Support: Look and You Shall Find
I was struggling to pull the infusion rack with me as we were traversing the many floors of the university hospital where I receive my MS treatment."I will be asking the questions, and you share as much or as little as you feel comfortable with. Almost there!" my neurologist informed us over her shoulder as she was hurrying along empty, barren corridors.
Discussing MS with future neurologists
I had agreed, accompanied by another MS patient receiving Tysabri, to answer questions about my MS to a class of future neurologists. Infusion in one arm and a clicking machine in the background, the experience was as surreal as it sounds. After some half-hearted participatory questions from the audience, a woman with bright red hair tentatively cleared her throat and asked "How… does it, you know… feel? How did the diagnosis change your life?" Crap.
Same condition, different experiences
I answered as truthfully as I could. The changing of plans, the idea of a different perception of self, a distorted view of "healthy." Then it was my co-infusion buddy's turn. Her experience? Completely different. Her MS was more aggressive than mine, but she had surrendered to the vulnerability of the disease. I had offered resistance to my new life, while she had (after some hysterical fits of crying 20 years back) taken a headfirst dive into the discomforts of the disease. We had two completely different experiences, yet, we share much of the same condition.
Lacking an emotional connection
What struck me wasn't how differently we experienced this disease; everyone's version of MS, both physically and mentally, is unique. It was the lack of empathy we couldn't feel for each other that bothered me. We could share experiences and stories, but on an emotional level, we had little to connect on. It might be obvious to some, but I had put trust in the idea that as long as I talk to someone who has MS, they would know my experience.
MS is more than appointments and prescriptions
Fast-forwarding a couple of months, I found myself at a dinner party with some new acquaintances. Most of us were total strangers but quickly found the (liquid) courage to open up about our lives in an authentic way. I shared some of my MS-war stories; someone recounted the time her mom almost died in a car crash. Last out was this woman who'd been quiet most of the dinner. She cleared her throat and told us about her journey battling cancer. The story was a heart-wrenching journey dealing with loss, uncertainty, shame, depression, and isolation. She didn't speak too much about appointments, or symptoms, but rather the raw emotion than underpinned every major turn of the disease progression. For a second, I forgot we didn't have the same disease, and connected over something other than prescriptions and symptoms.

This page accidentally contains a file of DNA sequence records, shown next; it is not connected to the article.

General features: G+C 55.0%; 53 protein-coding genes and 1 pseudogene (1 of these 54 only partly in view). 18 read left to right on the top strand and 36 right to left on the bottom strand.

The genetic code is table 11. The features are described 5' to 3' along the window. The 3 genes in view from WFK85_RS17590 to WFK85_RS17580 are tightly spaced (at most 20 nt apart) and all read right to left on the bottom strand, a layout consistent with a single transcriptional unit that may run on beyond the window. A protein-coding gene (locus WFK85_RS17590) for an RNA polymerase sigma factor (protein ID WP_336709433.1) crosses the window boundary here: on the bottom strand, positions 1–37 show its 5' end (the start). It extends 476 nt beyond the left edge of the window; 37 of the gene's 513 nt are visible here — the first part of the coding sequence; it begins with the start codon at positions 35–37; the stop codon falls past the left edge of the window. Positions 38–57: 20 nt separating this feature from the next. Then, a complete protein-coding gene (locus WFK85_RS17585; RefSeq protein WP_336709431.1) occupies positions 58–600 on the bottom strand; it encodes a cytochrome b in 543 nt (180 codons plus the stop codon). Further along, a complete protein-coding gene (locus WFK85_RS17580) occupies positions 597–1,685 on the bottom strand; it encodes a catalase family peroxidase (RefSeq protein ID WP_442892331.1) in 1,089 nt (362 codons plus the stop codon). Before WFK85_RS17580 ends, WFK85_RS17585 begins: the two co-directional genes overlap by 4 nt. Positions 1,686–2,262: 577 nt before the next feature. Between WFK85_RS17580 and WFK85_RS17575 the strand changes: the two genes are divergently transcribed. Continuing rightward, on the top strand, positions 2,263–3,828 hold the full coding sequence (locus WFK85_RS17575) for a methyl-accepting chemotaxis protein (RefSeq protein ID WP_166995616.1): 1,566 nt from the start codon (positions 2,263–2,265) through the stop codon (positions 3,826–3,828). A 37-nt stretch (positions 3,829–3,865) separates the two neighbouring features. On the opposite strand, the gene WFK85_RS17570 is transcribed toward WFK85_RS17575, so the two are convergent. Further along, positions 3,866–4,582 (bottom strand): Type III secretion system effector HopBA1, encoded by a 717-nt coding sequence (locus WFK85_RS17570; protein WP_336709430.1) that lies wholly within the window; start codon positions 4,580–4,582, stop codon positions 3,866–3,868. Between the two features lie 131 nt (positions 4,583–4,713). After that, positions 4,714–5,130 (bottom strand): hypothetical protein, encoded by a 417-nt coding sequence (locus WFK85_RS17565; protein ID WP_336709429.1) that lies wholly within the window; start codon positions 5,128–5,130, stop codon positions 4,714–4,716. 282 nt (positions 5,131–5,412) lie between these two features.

The emotional side of MS
When I started engaging with the MS community online, I had a hard time finding my footing. I would read posts, articles, and watch videos of people talking about medications, symptoms, test results, and doctor's appointments. Not being able to talk about those experiences was never an issue for me. Knowing that I'm not the only one who knows what brain fog feels like didn't offer me any assurance, but instead increased frustration toward the disease itself. It felt nice to share practical information with other patients, but the emotional side felt like uncharted territory. It was either a violent outpour of unrestrained emotion or retelling of individual events, but rarely both.
Support can come from many places
I quickly realized that the problem wasn't the communal aspect; it was me not wanting to identify with it. Acceptance takes time and to feel that you belong to a community can be an integral part of that. But it doesn't have to be everything, as I have learned while listening to my new friend who battled cancer. The way to connecting and accepting doesn't exist locked up in a specific place: it can come from anywhere. But only as long as the focus is not only on the objective facts but more so on the lived experiences. I came to terms with the fact that some struggles and fights are easier to take on with other MS patients. It can sometimes be a fast track to empathy, knowing that someone can put themselves in your shoes. It doesn't mean we're all able to understand each other, but we know the fight against MS. There's power in that.
Our struggles are very human
But when somebody tells me, "I have no idea what that would be like to have MS," I can sometimes feel a twinge of frustration. No, they don't know what it feels like to experience MS. But so what? The struggle is very human - if you're willing to stop comparing hurt and connect on the very things that make us human, you can find belonging, diagnosis or no diagnosis.
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